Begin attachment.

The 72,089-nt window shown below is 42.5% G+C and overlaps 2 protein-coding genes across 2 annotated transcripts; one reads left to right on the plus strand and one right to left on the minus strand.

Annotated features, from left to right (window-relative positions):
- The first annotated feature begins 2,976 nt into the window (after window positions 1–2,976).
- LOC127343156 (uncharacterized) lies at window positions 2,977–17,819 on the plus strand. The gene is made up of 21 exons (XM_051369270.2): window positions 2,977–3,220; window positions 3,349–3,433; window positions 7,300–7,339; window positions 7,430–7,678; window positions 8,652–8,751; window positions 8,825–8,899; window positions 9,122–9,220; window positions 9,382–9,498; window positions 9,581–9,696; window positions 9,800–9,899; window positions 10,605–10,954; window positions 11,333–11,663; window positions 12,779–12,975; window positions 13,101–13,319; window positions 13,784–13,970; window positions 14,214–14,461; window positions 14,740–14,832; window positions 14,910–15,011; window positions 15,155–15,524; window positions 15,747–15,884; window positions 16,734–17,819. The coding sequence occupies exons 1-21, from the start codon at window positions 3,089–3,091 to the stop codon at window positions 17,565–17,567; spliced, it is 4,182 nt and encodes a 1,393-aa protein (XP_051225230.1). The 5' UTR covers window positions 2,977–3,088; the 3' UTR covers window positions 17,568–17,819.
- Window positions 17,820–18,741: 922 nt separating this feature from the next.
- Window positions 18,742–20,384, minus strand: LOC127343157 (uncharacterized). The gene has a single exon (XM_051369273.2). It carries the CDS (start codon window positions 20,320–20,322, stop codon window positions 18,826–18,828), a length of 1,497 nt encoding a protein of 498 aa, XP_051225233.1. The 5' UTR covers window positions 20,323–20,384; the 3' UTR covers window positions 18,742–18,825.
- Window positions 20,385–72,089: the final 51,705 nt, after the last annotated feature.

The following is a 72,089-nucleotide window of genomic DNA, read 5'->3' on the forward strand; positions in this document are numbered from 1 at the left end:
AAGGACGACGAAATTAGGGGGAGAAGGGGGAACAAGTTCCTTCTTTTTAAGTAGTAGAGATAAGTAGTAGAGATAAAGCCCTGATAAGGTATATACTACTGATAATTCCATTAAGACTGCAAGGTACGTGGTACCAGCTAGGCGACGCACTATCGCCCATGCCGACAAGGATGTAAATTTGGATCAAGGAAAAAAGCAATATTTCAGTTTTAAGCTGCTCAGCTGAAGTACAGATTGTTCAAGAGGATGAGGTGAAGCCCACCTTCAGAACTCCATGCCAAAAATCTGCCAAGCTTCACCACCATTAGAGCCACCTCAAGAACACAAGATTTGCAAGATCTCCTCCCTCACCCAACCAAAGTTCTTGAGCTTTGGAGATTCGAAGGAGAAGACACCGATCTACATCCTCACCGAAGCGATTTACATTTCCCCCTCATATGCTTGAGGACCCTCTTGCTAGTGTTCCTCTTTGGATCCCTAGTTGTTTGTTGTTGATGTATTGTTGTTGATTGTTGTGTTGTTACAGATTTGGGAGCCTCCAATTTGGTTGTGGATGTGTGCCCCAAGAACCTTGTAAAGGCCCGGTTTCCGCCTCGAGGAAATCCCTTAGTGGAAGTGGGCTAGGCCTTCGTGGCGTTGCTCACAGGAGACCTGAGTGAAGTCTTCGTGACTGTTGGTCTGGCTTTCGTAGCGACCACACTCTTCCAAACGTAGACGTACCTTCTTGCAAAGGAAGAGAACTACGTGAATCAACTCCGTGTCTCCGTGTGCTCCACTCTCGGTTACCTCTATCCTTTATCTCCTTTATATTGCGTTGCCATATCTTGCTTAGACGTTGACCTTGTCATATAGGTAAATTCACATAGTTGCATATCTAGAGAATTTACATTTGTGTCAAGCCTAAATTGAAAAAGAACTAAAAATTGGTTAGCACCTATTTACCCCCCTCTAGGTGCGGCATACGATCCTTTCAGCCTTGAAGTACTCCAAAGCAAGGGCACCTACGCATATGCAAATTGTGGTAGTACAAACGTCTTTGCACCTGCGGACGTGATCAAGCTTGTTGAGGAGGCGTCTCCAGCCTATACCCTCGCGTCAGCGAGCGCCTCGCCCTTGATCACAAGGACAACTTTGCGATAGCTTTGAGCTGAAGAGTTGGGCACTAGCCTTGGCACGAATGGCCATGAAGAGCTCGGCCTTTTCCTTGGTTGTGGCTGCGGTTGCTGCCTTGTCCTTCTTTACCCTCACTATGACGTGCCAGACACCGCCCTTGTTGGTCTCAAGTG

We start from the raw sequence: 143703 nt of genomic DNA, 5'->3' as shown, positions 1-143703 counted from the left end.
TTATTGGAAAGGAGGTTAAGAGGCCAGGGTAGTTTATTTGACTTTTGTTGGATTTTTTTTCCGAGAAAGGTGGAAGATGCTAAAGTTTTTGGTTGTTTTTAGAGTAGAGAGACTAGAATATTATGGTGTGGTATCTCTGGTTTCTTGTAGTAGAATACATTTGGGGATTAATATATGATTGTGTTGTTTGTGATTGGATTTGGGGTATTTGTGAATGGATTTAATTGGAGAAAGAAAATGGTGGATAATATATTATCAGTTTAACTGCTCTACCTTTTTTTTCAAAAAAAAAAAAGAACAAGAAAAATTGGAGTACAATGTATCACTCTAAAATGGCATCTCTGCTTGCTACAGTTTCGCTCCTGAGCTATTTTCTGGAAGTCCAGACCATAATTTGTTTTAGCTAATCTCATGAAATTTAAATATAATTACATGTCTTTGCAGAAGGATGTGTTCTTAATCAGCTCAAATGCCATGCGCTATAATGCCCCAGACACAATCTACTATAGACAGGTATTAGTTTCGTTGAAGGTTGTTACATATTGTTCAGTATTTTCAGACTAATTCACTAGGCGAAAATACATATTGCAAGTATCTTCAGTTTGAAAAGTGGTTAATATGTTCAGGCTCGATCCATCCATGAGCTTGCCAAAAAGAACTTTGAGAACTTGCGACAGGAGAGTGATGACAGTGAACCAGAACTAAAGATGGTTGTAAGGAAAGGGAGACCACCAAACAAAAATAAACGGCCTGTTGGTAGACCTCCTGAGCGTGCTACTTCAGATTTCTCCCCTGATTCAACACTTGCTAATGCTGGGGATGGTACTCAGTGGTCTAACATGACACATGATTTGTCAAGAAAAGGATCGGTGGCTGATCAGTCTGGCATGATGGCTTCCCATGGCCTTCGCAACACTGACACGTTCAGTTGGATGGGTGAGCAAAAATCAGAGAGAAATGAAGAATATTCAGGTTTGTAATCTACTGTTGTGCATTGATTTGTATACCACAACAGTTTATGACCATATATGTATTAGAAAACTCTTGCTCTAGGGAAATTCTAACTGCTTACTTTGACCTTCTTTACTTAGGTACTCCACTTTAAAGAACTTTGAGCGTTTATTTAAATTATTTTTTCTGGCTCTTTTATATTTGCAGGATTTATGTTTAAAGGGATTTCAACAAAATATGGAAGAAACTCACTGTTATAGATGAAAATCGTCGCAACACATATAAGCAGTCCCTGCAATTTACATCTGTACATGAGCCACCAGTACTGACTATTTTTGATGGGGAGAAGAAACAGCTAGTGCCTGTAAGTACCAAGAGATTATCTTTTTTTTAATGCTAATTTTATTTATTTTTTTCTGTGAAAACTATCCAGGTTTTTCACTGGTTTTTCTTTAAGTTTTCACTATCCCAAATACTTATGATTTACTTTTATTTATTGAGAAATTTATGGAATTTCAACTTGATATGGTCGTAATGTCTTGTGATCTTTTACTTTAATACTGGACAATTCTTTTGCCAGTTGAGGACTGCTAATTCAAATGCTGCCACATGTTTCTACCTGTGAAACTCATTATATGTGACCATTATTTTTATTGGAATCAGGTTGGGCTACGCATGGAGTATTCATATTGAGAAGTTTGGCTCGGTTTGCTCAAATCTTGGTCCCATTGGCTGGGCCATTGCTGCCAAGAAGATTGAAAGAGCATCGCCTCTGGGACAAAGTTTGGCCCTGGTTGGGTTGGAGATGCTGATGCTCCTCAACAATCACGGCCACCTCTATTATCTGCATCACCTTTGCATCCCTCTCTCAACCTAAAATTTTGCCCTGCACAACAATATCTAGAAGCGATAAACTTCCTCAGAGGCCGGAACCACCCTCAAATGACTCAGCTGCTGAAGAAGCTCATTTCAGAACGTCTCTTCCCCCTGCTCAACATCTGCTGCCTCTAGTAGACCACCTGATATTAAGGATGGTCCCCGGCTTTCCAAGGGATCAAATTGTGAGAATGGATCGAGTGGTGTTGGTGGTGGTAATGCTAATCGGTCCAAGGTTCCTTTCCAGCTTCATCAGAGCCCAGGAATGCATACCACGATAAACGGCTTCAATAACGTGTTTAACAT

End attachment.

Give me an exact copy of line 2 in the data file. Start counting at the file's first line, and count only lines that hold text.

Annotated features, from left to right (window-relative positions):